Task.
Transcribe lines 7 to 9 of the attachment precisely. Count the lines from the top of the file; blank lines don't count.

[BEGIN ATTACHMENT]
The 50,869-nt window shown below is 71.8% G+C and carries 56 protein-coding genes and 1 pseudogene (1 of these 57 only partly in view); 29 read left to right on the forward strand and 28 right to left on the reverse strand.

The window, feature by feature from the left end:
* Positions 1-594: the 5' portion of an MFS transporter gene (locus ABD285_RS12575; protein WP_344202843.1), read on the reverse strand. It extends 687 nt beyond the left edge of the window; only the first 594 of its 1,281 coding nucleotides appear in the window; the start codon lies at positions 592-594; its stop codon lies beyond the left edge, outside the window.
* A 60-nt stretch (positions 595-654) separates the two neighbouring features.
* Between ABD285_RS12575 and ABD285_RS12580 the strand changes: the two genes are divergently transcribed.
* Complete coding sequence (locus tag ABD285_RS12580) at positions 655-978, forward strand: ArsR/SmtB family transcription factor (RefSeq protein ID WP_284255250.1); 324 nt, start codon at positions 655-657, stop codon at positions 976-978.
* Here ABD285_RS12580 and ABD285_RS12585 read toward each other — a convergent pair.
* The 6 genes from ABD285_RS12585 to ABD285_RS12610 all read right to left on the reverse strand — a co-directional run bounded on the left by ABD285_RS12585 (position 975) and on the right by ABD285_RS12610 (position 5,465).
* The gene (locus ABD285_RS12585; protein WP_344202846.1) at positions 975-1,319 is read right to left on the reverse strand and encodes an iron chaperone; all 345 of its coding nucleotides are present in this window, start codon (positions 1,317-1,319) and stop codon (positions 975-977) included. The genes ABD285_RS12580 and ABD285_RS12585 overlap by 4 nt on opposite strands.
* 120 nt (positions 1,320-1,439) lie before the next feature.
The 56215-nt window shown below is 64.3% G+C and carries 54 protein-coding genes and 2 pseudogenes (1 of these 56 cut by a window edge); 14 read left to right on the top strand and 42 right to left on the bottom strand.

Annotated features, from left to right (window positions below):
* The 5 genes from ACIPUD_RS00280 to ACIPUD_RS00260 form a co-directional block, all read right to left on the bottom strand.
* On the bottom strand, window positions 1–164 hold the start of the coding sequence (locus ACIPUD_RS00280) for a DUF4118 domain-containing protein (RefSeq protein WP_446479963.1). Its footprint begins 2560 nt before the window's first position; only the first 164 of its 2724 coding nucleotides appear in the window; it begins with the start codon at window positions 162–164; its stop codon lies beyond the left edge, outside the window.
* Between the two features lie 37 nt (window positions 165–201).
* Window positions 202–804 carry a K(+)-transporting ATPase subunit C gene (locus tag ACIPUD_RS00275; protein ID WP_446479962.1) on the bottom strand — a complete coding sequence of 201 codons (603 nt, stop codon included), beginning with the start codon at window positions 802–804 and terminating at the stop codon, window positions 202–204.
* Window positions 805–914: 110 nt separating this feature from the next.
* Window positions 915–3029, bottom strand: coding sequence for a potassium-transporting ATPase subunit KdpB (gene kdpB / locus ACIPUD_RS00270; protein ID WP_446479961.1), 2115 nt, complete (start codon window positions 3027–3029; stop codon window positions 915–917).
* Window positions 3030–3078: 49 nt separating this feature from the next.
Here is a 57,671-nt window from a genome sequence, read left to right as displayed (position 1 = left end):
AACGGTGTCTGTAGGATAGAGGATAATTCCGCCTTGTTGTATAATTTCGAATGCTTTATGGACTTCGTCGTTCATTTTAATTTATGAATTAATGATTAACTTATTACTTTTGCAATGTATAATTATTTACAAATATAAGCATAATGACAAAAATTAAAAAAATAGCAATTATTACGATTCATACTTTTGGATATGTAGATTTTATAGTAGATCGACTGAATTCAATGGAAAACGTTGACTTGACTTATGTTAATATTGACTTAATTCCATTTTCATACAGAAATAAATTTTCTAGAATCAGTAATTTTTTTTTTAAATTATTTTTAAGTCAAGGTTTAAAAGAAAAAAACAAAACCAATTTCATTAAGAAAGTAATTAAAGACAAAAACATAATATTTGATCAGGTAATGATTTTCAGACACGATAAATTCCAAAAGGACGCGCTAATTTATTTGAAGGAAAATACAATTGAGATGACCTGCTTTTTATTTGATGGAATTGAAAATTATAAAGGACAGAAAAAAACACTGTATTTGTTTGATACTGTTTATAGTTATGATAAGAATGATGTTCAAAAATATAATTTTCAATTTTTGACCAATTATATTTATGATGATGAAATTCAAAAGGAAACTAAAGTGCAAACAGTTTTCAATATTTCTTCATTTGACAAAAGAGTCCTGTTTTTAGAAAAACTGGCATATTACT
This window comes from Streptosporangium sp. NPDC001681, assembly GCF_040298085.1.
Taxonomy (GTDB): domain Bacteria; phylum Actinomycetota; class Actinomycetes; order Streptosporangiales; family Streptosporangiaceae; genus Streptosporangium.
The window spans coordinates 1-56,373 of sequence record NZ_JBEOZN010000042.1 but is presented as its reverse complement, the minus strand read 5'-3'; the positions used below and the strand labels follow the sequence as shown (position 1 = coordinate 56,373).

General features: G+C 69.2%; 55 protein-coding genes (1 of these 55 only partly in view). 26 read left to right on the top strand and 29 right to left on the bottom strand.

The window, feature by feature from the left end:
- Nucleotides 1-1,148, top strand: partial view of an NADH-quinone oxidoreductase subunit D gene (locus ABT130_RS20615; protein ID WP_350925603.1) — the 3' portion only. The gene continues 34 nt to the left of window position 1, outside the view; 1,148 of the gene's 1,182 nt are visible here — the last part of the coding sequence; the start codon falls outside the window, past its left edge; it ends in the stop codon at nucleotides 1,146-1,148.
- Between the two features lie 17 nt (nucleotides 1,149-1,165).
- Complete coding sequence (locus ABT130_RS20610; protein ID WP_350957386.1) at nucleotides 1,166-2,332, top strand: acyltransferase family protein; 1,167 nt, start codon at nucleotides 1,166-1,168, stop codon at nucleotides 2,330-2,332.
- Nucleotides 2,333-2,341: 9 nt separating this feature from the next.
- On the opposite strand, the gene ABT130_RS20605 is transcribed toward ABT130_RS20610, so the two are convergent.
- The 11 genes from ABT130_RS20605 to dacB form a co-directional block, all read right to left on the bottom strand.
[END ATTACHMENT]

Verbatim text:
* Here ABD285_RS12580 and ABD285_RS12585 read toward each other — a convergent pair.
* The 6 genes from ABD285_RS12585 to ABD285_RS12610 all read right to left on the reverse strand — a co-directional run bounded on the left by ABD285_RS12585 (position 975) and on the right by ABD285_RS12610 (position 5,465).
* The gene (locus ABD285_RS12585; protein WP_344202846.1) at positions 975-1,319 is read right to left on the reverse strand and encodes an iron chaperone; all 345 of its coding nucleotides are present in this window, start codon (positions 1,317-1,319) and stop codon (positions 975-977) included. The genes ABD285_RS12580 and ABD285_RS12585 overlap by 4 nt on opposite strands.